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Though his New England Patriots tenure lasted less than two seasons, Aqib Talib ranked as one of the top cornerbacks to ever play for Bill Belichick. After leaving New England, he maintained his dominant play and won a Super Bowl title with the Denver Broncos.

On Wednesday, the 34-year-old announced his retirement. However, Talib also exposed Belichick’s failed $6 million plan that would have given a huge boost to a Patriots defense decimated by offseason departures.

Aqib Talib locked down receivers for over a decade

Aqib Talib entered the NFL as the 20th overall pick in the 2008 NFL draft. Originally selected by the Tampa Bay Buccaneers, the 6-foot-1, 209-pounder showcased elite coverage skills. However, attitude issues resulted in the Buccaneers moving on from the talented corner.

In November 2012, Bill Belichick traded a fourth-round pick for Talib. The move turned out to be a terrific one for both parties. Talib immediately became New England’s top corner and signed a one-year extension during the 2013 offseason.

He rewarded Belichick with his first Pro Bowl campaign. Talib racked up four interceptions and 14 passes defended for a 12-4 Patriots squad. However, in New England’s playoff matchup against Denver, former Patriots wide receiver Wes Welker took Talib out of the game after delivering a vicious hit.

Ironically, Talib cashed in on his Pro Bowl campaign by signing a six-year, $57 million contract with none other than the Broncos. He earned Pro Bowl honors in each of his four seasons in Denver before getting traded to the LA Rams. Though he played well, Talib had trouble staying healthy, got traded to Miami, and entered this offseason as a free agent.

Talib exposes Bill Belichick’s failed $6 million plan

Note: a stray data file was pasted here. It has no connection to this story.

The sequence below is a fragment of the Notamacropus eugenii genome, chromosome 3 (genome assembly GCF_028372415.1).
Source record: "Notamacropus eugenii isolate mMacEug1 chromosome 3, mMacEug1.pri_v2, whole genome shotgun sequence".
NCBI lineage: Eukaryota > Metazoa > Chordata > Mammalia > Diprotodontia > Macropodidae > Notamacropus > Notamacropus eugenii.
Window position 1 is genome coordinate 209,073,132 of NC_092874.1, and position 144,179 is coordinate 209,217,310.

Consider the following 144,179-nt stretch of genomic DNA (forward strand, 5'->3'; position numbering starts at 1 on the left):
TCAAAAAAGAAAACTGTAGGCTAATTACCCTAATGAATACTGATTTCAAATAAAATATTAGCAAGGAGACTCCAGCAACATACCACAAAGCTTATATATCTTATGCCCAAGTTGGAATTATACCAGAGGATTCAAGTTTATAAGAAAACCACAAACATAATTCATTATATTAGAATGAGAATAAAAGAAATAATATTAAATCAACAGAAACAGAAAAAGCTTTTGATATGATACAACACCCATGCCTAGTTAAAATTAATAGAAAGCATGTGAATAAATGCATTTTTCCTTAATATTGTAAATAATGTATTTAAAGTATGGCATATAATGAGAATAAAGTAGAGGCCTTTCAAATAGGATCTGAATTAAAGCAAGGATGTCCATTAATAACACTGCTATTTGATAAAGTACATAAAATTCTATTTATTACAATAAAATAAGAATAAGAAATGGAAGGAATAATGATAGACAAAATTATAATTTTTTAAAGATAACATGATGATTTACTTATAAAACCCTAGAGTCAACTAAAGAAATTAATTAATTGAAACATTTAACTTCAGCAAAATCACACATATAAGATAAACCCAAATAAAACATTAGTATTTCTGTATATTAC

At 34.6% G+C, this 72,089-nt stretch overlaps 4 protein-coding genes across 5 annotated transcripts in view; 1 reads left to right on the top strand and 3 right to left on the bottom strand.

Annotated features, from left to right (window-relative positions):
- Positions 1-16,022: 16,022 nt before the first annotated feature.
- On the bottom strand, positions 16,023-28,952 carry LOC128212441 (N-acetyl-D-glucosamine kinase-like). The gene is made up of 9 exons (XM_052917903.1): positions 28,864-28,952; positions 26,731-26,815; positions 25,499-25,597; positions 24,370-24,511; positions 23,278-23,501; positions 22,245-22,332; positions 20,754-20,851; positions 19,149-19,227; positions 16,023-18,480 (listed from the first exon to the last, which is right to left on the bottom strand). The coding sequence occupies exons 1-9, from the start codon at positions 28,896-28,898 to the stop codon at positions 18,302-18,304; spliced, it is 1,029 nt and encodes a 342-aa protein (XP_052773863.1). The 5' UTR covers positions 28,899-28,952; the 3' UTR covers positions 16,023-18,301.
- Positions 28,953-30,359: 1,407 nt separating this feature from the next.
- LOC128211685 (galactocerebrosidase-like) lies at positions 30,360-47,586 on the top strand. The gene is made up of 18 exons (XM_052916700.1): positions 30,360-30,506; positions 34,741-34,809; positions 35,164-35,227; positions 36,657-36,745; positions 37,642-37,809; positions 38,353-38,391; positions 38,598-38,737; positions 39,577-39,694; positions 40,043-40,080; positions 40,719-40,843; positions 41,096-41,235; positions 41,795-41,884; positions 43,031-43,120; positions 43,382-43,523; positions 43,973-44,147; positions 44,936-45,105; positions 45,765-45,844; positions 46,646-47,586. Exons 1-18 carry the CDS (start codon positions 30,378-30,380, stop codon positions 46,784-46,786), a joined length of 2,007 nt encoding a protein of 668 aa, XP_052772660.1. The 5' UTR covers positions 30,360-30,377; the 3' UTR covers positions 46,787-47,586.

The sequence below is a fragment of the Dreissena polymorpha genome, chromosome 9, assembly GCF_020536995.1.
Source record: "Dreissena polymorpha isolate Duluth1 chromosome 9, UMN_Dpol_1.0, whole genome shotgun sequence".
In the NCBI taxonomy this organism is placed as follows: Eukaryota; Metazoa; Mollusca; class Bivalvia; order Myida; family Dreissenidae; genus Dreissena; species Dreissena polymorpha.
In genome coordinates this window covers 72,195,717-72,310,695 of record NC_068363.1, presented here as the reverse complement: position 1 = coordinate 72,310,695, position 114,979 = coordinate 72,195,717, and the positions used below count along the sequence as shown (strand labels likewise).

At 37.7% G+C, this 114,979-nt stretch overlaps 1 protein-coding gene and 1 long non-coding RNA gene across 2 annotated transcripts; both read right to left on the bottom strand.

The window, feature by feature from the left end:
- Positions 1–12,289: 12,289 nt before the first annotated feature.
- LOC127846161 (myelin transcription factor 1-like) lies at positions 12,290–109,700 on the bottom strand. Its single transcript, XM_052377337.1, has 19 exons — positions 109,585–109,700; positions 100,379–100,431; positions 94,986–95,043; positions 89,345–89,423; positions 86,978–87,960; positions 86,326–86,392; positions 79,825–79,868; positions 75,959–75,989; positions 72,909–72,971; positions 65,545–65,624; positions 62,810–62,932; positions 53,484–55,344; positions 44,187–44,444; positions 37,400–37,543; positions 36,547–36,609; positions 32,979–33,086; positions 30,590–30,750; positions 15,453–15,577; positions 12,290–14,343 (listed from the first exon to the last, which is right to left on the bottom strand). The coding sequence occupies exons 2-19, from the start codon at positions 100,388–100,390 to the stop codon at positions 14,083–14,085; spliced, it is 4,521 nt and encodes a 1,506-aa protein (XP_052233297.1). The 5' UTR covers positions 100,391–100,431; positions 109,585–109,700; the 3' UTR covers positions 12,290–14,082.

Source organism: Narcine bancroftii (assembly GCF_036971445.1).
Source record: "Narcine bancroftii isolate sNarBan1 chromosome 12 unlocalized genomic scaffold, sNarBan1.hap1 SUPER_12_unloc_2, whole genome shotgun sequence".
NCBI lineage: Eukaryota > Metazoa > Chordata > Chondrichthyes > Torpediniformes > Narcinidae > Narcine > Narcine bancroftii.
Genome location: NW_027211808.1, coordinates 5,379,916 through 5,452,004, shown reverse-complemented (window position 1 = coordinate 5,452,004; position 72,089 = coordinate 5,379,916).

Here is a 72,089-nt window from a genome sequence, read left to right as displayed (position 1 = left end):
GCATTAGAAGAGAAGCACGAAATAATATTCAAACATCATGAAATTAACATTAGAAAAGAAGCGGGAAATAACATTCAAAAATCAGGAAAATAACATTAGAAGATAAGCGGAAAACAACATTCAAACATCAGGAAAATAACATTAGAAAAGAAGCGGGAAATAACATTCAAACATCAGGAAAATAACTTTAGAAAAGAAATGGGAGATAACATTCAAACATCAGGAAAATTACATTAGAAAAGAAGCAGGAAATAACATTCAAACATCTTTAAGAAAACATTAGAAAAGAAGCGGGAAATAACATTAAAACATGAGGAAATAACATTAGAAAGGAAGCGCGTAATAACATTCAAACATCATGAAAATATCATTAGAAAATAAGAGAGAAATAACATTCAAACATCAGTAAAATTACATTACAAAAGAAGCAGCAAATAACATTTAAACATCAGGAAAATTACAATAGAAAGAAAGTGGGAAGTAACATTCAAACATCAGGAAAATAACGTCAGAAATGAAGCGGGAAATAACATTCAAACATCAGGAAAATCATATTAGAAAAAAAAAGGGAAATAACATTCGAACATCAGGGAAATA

Even at 34 years old, Aqib Talib could still contribute to an NFL team. At least, that’s what his former boss thinks. In his new podcast, the recently-retired corner exposed Bill Belichick’s failed $6 million plan to bring him back to New England. (H/T USA Today)

“My guy, my big homie Bill Belichick called my phone and told me he had the role of a lifetime for me,” Talib said. “He really wanted me to strap right ends. I was out the door. I got flights. I started searching for apartments … I could’ve gotten up to $5-6 million – a nice vet contract. I could make $6 million and guard tight ends all day.”

However, after glancing at the onslaught of tight ends the Patriots will face this season, the five-time Pro Bowler passed on the opportunity to reunite with Belichick. New England must try and slow down an elite crop of tight ends this season, including George Kittle, Travis Kelce, and Darren Waller.

If Talib is telling the truth, clearly Belichick knows he has a tough task ahead in stopping some of the NFL’s elite pass-catchers. And with Pat Chung opting-out of the season, that leaves New England without a clear-cut option to take on that role. Despite failing to convince Talib to come back to New England, Belichick may find the tight end stopper he seeks if two of his recent draft picks step up.

Belichick still has two intriguing options to cover tight ends


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Patriots fans have seen many second-round defensive backs fail to live up to expectations. From Darius Butler to Ras-I Dowling to Cyrus Jones, Bill Belichick has missed badly on the second day of the NFL draft.

However, two of his recent second-round picks could play the role Belichick reportedly wanted Talib to fulfill. Joejuan Williams arrived as the 45th overall pick in 2019. A cornerback by trade, he played sparingly as a rookie due to New England’s abundance of riches at the position.

Tipping the scales at 6-foot-4, 211 pounds, Williams started seeing more snaps at safety in training camp. Given his size, strength, and aggressive playing style, he could be the ideal weapon to guard tight ends. Williams’ length can also help make up for a lack of elite speed.

Belichick could also throw rookie Kyle Dugger into the fire. The team’s top draft pick checks in at 6-foot-2, 220 pounds with 4.49 speed. The former Division II star needs to contribute in year one given Chung’s absence. Dugger could replace the three-time Super Bowl champion as the team’s starting strong safety moving forward.

Ultimately, the role of tight end stopper could get split between Williams and Dugger. Bill Belichick may have failed to lure Aqib Talib with a reported $6 million offer, but he can still achieve his goal of shutting down tight ends by relying on two much younger, cheaper options.